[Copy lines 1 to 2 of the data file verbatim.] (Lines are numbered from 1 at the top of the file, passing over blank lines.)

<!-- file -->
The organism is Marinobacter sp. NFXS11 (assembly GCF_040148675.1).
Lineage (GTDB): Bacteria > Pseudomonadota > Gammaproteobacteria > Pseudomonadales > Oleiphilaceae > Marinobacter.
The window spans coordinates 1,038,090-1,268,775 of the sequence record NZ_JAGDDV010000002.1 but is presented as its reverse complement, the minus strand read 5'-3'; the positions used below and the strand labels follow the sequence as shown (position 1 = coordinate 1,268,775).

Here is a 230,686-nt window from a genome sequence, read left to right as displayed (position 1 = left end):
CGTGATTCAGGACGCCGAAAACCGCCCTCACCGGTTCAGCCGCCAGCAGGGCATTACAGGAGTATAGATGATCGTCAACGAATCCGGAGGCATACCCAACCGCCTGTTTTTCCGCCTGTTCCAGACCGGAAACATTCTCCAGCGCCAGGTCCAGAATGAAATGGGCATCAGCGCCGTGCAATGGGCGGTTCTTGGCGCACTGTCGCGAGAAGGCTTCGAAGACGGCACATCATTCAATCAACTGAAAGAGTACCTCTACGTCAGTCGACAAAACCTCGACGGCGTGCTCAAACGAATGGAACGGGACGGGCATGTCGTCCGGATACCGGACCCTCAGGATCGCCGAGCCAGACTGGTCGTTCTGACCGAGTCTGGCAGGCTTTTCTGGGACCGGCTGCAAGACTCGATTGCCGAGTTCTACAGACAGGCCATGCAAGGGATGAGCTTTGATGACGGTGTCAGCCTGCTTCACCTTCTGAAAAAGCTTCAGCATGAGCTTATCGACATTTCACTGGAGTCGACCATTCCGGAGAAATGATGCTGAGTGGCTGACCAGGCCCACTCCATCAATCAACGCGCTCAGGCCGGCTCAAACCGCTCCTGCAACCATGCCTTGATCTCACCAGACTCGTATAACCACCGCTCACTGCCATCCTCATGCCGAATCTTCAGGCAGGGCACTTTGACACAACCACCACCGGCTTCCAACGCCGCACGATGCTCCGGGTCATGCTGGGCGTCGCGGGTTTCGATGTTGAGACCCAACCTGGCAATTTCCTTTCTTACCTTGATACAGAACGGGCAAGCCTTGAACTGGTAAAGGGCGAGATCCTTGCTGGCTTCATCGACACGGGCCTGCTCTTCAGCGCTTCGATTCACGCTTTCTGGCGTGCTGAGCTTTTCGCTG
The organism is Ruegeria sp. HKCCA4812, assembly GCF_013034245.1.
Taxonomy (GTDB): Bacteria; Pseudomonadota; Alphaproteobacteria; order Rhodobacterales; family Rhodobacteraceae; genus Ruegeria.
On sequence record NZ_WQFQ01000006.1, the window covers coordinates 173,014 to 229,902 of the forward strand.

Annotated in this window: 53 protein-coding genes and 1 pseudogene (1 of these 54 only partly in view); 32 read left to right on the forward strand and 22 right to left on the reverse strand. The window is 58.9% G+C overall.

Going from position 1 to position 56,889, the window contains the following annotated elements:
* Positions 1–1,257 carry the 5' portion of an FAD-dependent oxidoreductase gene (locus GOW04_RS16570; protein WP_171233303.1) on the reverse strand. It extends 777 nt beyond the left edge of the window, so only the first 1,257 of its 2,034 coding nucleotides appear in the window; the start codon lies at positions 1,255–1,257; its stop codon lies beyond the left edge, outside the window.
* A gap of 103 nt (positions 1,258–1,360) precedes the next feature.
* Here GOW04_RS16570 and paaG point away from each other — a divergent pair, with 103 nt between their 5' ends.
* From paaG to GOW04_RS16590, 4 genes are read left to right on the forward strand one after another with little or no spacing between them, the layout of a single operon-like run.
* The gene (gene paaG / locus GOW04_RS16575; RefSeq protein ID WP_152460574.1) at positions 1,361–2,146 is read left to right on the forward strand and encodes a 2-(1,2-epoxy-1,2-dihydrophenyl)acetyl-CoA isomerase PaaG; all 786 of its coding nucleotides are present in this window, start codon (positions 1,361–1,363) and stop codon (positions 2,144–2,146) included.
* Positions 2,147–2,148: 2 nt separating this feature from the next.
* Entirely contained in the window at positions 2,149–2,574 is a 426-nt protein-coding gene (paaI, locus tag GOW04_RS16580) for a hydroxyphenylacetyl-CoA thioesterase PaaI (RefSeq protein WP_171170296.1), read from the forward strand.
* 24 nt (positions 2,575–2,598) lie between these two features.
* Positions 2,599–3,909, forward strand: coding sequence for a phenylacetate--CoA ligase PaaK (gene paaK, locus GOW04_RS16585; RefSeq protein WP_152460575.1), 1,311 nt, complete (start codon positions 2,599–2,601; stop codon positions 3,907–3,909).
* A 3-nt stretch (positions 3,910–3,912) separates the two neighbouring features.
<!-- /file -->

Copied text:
The organism is Marinobacter sp. NFXS11 (assembly GCF_040148675.1).
Lineage (GTDB): Bacteria > Pseudomonadota > Gammaproteobacteria > Pseudomonadales > Oleiphilaceae > Marinobacter.